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And in the Darkness Bind Them: Equatorial Rings, B[e] Supergiants, and the Waists of Bipolar Nebulae
We report the discovery of two new circumstellar ring nebulae in thewestern Carina Nebula, and we discuss their significance in stellarevolution. The brighter of the two new objects, SBW 1, resembles alidless staring eye and encircles a B1.5 Iab supergiant. Although seenin Carina, its luminosity class and radial velocity imply a largerdistance of ~7 kpc in the far Carina arm. At that distance its size andshape are nearly identical to the equatorial ring around SN 1987A, butSBW 1's low N abundance indicates that the ring was excreted without itsstar passing through a red supergiant phase. The fainter object, SBW 2,is a more distorted ring, is N-rich, and is peculiar in that its centralstar seems to be invisible. We discuss the implications of these two newnebulae in context with other circumstellar rings such as those aroundSN 1987A, Sher 25, HD 168625, RY Scuti, WeBo 1, SuWt 2, and others. Thering bearers fall into two groups: Five rings surround hot supergiants,and it is striking that all except for the one known binary are carboncopies of the ring around SN 1987A. We propose a link between these Bsupergiant rings and B[e] supergiants, where the large spatiallyresolved rings derive from the same material that would have given riseto emission lines during the earlier B[e] phase, when it was much closerto the star. The remaining four rings surround evolved intermediate-massstars; all members of this ring fellowship are close binaries, hintingthat binary interactions govern the forging of such rings. Two-thirds ofour sample are found in or near giant H II regions. We estimate thatthere may be several thousand more dark rings in the Galaxy, but we arescarcely aware of their existence-either because they are onlyilluminated in precious few circumstances or because of selectioneffects. For intermediate-mass stars, these rings might be thepreexisting equatorial density enhancements invoked to bind the waistsof bipolar nebulae.Based in part on observations made at the Clay Telescope of the MagellanObservatory, a joint facility of the Carnegie Observatories, HarvardUniversity, the Massachusetts Institute of Technology, the University ofArizona, and the University of Michigan.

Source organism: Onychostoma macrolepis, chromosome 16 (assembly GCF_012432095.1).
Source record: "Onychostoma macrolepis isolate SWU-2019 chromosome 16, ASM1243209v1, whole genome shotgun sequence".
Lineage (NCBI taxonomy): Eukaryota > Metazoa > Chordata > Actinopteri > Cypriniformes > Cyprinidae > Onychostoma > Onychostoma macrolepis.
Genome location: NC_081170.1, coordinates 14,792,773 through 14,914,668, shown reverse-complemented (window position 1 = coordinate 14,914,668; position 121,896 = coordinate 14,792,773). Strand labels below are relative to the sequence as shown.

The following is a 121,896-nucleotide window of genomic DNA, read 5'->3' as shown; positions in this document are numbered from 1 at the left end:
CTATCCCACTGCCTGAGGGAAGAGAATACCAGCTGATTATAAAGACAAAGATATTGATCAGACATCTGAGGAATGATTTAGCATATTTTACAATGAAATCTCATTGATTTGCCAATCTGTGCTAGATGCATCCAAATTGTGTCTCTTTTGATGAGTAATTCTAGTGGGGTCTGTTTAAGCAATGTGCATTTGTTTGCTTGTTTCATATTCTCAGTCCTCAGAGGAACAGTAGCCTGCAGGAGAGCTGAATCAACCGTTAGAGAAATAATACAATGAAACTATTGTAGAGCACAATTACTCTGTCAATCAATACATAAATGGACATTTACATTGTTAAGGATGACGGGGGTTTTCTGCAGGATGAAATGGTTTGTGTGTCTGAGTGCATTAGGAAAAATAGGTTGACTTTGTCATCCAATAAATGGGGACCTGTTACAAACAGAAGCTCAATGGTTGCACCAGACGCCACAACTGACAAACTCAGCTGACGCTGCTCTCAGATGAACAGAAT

Molecules in (proto)planetary Nebulae
This contribution reviews results on the structure and dynamics ofplanetary and protoplanetary nebulae from observations of molecular lineemission. Molecular line data have been particularly useful to study thevery fast evolution of these nebulae. Our knowledge on the molecularcontent of these objects, i.e., the molecule abundances, is alsosummarized.